I’ve been slowly learning British Sign Language for a while now (BSL – it’s different to American Sign Language, or even Irish Sign Language. You might think it would be more logical for everyone to use one universal language, but how would you feel if someone forced you to speak only in Esperanto, giving up all the nuances and beauty of your own language and the ties to your culture that go with it?). I’ve been asked a few times if it’s because I know someone who is deaf. While more than a few people I know are hard of hearing (we can all think of at least one engineer who doesn’t even flinch when there’s a 10k squeal on stage), I’m not studying BSL because I know a deaf person. Firstly, I’m doing it because it’s fascinating. It isn’t just taking each spoken word in order and translating it to a sign; it’s an entirely different approach to communicating. I highly recommend everyone at least reads about it, but you should consider learning it too.
Sign language can be genuinely useful for us sound engineers. How many times have you needed to talk to a colleague, but it’s too noisy to even catch their attention? How about trying to get an urgent message to the other side of the stage but you don’t have comms? If more people had some basic sign language skills, we’d be able to communicate more quickly and efficiently. It isn’t an option for private discussions about other people though: most sign languages are very graphic and literal, so if you’re rude to someone in front of them they’ll know about it!
On a more selfish level, I’m preparing for later life. The comedian Francesca Martinez has pointed out that it isn’t a matter of disabled vs. able-bodied: we are all either disabled or not-yet-disabled. It’s a dark message, but it’s true. An unfortunate side effect of our job is that no matter how careful you are, and how conscientiously you wear earplugs, your hearing will deteriorate over time (but don’t give up on the earplugs!). The older you are, the harder it is to learn a language too, so I don’t want to wait until I need it before learning it. I hope I will never become deaf, but studying BSL is fun, and I’ll have that knowledge if it does happen.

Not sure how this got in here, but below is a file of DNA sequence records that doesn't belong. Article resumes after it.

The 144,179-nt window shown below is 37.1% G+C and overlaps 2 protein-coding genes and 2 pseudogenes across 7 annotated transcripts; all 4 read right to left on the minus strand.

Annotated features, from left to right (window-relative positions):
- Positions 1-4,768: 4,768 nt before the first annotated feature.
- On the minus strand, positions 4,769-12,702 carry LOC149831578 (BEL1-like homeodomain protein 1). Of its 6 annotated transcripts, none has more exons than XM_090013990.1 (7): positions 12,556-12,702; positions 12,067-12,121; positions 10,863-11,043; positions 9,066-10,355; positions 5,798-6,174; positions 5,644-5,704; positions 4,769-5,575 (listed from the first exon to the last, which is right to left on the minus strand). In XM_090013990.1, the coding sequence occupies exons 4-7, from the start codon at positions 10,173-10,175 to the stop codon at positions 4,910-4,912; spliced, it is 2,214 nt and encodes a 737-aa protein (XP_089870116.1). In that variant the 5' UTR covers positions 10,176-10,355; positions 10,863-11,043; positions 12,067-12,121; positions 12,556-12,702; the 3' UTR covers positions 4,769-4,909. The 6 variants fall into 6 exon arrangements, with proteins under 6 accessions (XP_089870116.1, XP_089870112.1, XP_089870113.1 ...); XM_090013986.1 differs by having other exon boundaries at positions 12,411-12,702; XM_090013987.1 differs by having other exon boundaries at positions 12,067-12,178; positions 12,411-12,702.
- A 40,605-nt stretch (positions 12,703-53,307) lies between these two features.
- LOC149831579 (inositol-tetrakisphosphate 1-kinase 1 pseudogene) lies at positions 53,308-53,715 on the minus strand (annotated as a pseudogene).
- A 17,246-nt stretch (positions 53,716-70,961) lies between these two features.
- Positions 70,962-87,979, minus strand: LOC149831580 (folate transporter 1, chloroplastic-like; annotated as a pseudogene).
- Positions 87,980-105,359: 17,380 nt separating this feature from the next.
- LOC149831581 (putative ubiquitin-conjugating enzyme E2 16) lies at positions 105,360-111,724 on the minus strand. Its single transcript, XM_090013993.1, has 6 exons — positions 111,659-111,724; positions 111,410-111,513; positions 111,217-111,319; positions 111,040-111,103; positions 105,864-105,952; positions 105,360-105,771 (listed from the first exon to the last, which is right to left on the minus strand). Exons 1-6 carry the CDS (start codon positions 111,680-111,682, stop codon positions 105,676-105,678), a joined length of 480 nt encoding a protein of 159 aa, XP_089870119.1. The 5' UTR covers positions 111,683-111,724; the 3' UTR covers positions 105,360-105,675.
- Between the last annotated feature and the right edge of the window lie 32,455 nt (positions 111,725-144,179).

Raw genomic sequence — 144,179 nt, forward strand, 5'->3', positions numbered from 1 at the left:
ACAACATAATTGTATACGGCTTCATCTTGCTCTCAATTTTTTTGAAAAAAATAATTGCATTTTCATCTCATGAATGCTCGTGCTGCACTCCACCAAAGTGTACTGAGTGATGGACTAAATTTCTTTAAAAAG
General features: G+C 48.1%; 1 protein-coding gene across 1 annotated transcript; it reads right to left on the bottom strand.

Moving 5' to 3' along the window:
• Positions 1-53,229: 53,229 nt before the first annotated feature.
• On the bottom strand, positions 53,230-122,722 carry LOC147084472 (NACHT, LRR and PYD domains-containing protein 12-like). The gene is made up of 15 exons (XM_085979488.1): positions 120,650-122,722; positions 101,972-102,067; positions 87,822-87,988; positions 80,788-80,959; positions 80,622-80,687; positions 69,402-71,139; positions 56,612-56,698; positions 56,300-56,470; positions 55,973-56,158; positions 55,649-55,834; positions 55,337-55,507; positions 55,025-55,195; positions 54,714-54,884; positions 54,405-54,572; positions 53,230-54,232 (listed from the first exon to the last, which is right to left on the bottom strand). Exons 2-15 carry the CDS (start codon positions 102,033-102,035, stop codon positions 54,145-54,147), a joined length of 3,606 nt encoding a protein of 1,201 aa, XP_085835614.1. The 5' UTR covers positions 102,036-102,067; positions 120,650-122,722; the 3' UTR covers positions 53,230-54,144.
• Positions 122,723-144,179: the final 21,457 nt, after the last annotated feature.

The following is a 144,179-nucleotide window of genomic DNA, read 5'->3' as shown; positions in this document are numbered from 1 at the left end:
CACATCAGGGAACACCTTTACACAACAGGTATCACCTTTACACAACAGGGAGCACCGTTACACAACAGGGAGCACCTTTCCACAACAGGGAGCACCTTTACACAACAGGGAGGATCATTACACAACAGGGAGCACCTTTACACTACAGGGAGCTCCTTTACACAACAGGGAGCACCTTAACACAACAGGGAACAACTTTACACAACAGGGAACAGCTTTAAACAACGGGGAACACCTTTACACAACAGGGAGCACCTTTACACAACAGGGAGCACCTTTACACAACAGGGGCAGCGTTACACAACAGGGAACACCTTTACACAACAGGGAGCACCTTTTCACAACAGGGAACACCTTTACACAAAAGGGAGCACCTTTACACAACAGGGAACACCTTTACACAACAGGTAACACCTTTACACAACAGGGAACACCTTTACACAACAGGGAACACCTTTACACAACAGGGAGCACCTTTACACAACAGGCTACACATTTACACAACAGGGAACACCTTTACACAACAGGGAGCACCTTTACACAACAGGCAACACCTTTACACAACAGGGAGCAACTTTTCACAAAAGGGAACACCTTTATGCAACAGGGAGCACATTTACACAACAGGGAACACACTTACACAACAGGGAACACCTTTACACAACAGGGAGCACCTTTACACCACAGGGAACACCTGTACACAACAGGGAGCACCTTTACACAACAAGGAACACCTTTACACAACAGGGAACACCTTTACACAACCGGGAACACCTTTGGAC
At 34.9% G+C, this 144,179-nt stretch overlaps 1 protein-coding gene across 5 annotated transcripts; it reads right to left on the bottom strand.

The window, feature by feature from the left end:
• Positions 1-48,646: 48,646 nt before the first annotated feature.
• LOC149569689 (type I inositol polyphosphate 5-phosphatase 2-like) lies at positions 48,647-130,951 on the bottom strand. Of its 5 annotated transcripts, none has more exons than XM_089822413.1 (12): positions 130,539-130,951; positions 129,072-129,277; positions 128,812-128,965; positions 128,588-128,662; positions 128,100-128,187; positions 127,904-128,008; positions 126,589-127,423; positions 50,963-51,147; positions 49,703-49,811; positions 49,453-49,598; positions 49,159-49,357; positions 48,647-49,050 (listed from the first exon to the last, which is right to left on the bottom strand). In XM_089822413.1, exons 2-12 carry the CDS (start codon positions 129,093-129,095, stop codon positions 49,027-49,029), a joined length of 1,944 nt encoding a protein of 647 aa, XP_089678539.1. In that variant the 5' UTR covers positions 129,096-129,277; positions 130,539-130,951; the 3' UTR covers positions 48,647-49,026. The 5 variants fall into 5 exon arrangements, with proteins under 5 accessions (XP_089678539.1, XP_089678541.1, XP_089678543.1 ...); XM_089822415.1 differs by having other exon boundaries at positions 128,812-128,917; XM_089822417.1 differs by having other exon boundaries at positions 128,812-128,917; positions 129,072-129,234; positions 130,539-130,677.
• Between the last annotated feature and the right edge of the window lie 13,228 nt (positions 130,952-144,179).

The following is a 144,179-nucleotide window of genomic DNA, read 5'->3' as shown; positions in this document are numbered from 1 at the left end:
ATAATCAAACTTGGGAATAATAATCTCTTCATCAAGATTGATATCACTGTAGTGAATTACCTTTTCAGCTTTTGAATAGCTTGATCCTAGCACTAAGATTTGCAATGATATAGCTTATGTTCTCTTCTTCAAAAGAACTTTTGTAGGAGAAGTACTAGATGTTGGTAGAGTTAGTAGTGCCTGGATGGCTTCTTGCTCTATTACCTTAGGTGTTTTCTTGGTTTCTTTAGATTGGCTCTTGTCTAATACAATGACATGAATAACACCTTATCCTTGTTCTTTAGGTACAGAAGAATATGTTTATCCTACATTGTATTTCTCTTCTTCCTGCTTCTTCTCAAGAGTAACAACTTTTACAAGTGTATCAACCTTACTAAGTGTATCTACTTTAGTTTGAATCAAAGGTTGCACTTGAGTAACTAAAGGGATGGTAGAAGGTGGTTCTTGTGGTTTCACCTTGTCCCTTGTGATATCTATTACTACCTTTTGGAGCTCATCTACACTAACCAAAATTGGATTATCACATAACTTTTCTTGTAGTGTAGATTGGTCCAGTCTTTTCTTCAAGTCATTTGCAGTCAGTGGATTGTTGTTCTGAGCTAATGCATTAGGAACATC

With BSL, I have a way of welcoming deaf clients, even if my grasp is very basic right now. You might think it’s odd for sound engineers to interact with deaf people, but it does happen. There are deaf musicians, choreographers, event organisers and guest speakers. There are also shows that have live interpreters, for example, a lot of comedians will have specific performances with live signing, or some bands and festivals provide signed sets. Just because someone is deaf doesn’t mean they don’t enjoy comedy or music (they can still feel the beats, or they may not be entirely deaf so can hear the melody but not the lyrics), so why should they miss out?
The same can be said for any condition. Having epilepsy doesn’t stop you liking dance music, having autism doesn’t stop you having a wicked sense of humour, having dwarfism doesn’t mean you don’t like to go out for drinks, being in a wheelchair doesn’t mean you don’t enjoy live theatre. One of my best friends has a long-term condition that affected her mobility for years, and now she’s in a wheelchair. Just getting around and doing simple things can get quite complicated and tiring, and you know what? It’s boring! She can’t just give up and stop having her condition when she feels like it, she’s got to go through it every day. Having some time to relax and going to see a show where the aisles are wide enough, and she doesn’t get dumped on the end of a row and feels like she’s in the way, or the toilets are actually set up so she can use them without help (have you ever tried to open a door towards you while in a wheelchair and then roll yourself through it one-handed? It’s pretty challenging), can make her feel normal for a while, and make her week.
So the next time you’re working or organising an event, think about how you can make it more accessible to a broader range of people. You don’t have to wrap everyone up in cotton wool and not do anything risque for fear of offending someone, just put yourself in their shoes. Maybe contact local groups and charities to ask their advice on how you can help to make your venue more wheelchair friendly beyond the basic building regulations. You can also suggest daytime acoustic performances, some shows without flashing lights, better lighting at the box office and bar to aid lip reading or look into having a section of your bar lowered so people of all heights can order a drink. Why limit your audience (and your income stream!) when you can make all sorts of people feel not just included, but genuinely welcome?
Beth O’Leary is a freelance live sound engineer and tech-based in Sheffield, England. While studying for her degree in zoology, she got distracted working for her university’s volunteer entertainments society and ended up in the music industry instead of wildlife conservation. Over the last ten years, she has done everything from pushing boxes in tiny clubs to touring arenas and spends a lot of her life in muddy fields working on most of the major festivals in the UK. She has a particular passion for flying PA, the black magic that is RF, travel, and good coffee.